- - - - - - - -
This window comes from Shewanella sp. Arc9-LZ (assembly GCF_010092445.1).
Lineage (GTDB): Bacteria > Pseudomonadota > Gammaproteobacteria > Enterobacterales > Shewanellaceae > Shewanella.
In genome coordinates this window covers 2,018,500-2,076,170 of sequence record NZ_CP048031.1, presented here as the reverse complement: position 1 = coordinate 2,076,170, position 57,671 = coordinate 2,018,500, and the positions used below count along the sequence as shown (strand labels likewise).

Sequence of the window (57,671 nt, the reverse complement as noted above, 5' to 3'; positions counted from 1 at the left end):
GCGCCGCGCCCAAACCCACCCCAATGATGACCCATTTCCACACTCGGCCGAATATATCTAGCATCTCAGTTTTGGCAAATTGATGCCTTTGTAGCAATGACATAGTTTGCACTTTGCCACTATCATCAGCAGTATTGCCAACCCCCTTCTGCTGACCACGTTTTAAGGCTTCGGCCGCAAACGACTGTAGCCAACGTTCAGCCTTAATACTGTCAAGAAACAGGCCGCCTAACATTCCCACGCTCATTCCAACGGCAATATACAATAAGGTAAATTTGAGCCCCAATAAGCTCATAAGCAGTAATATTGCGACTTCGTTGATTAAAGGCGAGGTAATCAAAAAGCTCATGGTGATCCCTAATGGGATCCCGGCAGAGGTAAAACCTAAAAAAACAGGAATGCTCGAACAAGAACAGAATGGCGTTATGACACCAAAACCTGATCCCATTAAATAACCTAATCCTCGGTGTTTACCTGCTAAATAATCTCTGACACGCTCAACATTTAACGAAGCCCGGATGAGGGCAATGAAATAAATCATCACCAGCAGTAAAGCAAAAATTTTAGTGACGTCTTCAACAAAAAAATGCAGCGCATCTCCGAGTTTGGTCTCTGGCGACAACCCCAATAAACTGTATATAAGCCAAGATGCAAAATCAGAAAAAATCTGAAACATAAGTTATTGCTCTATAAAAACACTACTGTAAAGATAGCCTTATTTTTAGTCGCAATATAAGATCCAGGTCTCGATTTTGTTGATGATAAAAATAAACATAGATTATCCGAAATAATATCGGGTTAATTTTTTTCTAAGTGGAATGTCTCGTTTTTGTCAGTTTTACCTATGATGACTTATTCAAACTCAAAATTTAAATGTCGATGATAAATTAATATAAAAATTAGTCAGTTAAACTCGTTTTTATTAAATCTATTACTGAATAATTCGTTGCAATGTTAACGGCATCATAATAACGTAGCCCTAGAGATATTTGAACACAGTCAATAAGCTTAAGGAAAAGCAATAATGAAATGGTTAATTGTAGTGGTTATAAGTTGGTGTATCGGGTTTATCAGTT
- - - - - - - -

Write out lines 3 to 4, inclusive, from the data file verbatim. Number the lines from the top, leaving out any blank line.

In genome coordinates this window covers 2,018,500-2,076,170 of sequence record NZ_CP048031.1, presented here as the reverse complement: position 1 = coordinate 2,076,170, position 57,671 = coordinate 2,018,500, and the positions used below count along the sequence as shown (strand labels likewise).

Sequence of the window (57,671 nt, the reverse complement as noted above, 5' to 3'; positions counted from 1 at the left end):